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The Music of Led Zeppelin: A Rock Symphony

They come from the land of the ice and snow, from the midnight sun where the hot springs blow—well, some of ’em do anyway. Honestly, though, most of them are probably from the Eastman School of Music, Juilliard or the Mannes College of Music.

That’ll be the case tomorrow (Friday) at the Palace Theatre when the Albany Symphony Orchestra is enlisted to play the music of the mother of all heavy-metal bands, Led Zeppelin. Conductor Brent Havens (pictured) will take over the podium from the ASO’s regular helmsman, David Alan Miller, to lead the orchestra galloping through songs like “The Immigrant Song,” “Black Dog,” and “Kashmir.”

Boosting the power—as if it were necessary—of the orchestral renditions of your favorite headbanging tunes will be an addition you more usually associate with Houses of the Holy than a French horn: a rock quartet, this one fronted by Randy Jackson of Zebra (“Who’s Behind the Door”).

Havens, who arranged the work, has staged similar symphonic attacks on the music of the Doors and Pink Floyd, and his enthusiasm for the approach is apparent:

“On ‘Immigrant Song’ I have the violins doing that ‘Ah-ah-ah’ part up an octave from Jackson, and the French horns are doing it with him in the same register,” he is quoted in his press release. “Then we have the brass kickin’ in the back, doing the accents. It rips.”

The Music of Led Zeppelin will be presented at the Palace Theatre (19 Clinton Ave., Albany) tomorrow (Friday, Oct. 10). Tickets for the 8 PM show are $32.50-$37.50 and can be purchased by calling 800-THE-TICK.

Democracy in Latin America: Thirty Years After Chile’s 9/11

What, you may wonder, was Chile’s 9/11? Sept. 11, 1973, was the day Chilean coup plotters, led by Gen. Augusto Pinochet (with the encouragement of the U.S. government), violently overthrew the democratically elected government of president Salvador Allende. (Pre-coup comment on Chilean democracy by Henry Kissinger: “The issues are much too important for the Chilean voters to be left to decide for themselves.”) This was followed by more than a decade of military dictatorship and severe political repression. Pinochet and his cronies tortured and killed their enemies at home and abroad—including the 1976 assassination of Orlando Letelier, the former Chilean ambassador to the United States.

This weekend, the University at Albany’s department of Latin American and Caribbean studies is sponsoring the conference Democracy in Latin American: Thirty Years After Chile’s 9/11. The wide scope of the conference encompasses politics, history, and the arts; in addition to the academic programs, there are a number of notable cultural events being presented.

Tomorrow (Friday, Oct. 10) at 4 PM in UAlbany’s Lecture Center 2 (1400 Washington Ave., Albany), Patricio Guzmán’s riveting documentary The Pinochet Case will be screened. This film follows the attempts in the late 1990s to bring Gen. Pinochet to trial for crimes against humanity. On Saturday (Oct. 11), there will be a theater event featuring a reading of Amigas by the authors, Marjorie Agosin and Emma Sepúlveda. Based on 30 years of letters between the two writers, Amigas chronicles their lives as Chilean exiles, and their reflections on Chilean society. This event will be held at 6 PM in the UAlbany Performing Arts Center Recital Hall (uptown campus). Both events are free of charge and open to the public.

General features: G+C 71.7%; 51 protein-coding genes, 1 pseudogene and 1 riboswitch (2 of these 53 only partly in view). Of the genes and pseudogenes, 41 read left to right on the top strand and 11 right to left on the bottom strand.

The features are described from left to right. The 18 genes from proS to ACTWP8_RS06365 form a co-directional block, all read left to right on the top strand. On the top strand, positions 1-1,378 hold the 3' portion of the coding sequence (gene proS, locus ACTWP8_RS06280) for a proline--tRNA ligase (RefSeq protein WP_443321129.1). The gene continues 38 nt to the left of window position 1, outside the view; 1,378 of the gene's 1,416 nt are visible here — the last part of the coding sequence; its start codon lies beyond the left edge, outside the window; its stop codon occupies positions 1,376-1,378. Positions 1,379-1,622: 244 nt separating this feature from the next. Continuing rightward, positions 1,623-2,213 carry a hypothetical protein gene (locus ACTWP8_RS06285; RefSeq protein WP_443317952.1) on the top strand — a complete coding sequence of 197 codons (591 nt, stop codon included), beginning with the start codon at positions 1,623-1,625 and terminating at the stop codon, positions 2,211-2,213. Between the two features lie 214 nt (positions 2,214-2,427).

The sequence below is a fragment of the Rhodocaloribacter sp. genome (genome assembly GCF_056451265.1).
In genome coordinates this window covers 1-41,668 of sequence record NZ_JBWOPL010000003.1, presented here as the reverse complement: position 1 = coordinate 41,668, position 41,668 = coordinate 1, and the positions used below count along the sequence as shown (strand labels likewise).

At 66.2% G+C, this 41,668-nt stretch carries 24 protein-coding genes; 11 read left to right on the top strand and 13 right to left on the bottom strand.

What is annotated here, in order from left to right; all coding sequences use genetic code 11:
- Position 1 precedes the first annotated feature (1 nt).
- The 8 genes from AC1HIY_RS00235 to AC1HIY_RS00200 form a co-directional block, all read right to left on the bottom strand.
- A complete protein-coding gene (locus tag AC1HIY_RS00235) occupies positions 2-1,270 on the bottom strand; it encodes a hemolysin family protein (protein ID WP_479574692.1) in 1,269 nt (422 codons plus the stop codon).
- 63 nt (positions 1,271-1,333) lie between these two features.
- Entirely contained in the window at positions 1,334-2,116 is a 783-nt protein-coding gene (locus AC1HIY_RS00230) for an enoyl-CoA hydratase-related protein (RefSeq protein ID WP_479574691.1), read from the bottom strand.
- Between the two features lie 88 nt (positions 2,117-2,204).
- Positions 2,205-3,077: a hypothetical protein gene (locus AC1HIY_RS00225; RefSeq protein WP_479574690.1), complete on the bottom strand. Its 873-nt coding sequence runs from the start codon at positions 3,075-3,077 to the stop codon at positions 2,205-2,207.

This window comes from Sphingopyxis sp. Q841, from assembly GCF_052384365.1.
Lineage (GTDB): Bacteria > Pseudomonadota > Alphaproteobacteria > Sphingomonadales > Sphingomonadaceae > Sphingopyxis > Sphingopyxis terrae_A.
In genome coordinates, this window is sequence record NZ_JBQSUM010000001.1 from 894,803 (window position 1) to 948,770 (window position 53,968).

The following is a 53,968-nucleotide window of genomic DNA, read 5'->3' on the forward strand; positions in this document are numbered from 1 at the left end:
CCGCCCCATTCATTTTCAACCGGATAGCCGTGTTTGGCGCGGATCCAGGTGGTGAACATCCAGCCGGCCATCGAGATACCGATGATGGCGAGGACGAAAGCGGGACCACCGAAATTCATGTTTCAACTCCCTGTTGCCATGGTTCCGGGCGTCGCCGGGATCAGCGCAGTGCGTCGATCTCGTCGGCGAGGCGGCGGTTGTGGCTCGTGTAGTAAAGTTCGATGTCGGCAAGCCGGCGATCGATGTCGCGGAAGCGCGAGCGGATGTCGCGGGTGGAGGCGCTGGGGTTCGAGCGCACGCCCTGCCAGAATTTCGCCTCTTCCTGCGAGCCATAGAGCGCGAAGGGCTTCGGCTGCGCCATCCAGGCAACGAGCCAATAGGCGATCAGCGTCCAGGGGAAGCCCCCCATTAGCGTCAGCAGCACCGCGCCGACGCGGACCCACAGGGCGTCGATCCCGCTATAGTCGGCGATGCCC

Two other notable events are open only to conference participants. On Friday at 8 PM in the Recital Hall, pianists Pola Baytelman, Max Lifchitz and Jean Wick-Pelletier will perform. On Saturday at 7:30 PM in the Empire Commons, Fabiola Letelier—Chilean human-rights lawyer and activist, and sister of the late Orlando Letelier—will deliver the conference’s keynote address at the banquet.

To register for the conference or for more information, call 442-4890 or visit www.albany.edu/democracy.

Black Burlesque (revisited)

Black Burlesque (revisited) blends the roots, branch and stem of African dance and song, using a New York choreographer, dancers from Trinidad, and Zimbabwe’s a cappella stars, to kick off the Egg’s new Dance—The World series on Saturday. Wilson’s Fist and Heel Performance Group collaborates with the Noble Douglas Dance Company from Trinidad and Zimbabwe’s Black Umfolosi, examining the way traditions and rituals have been adapted into entertainment, particularly into different styles in music and dance. Black Burlesque (revisited) weaves together poetry, music and dance from different points on the globe; Black Umfolosi’s blend of close harmonies as well as shouts, clicks, claps and stomps joins experimental choreography with traditional Caribbean line dances with South African gumboots. “Reggie Wilson creates with such freshness in his view of the African Diaspora,” said The New York Times’ Anna Kisselgoff. Though it’s called burlesque, the performance seems to be only in its willingness to borrow and reinvent traditional aspects of African culture and mix them all together.

Black Burlesque (revisited) will be at the Egg (Empire State Plaza, Albany) on Saturday (Oct. 18) at 8 PM. Tickets are $24 adults, $19 seniors, and $12 children. For information or tickets, call 473-1845 or visit www.theegg.org.


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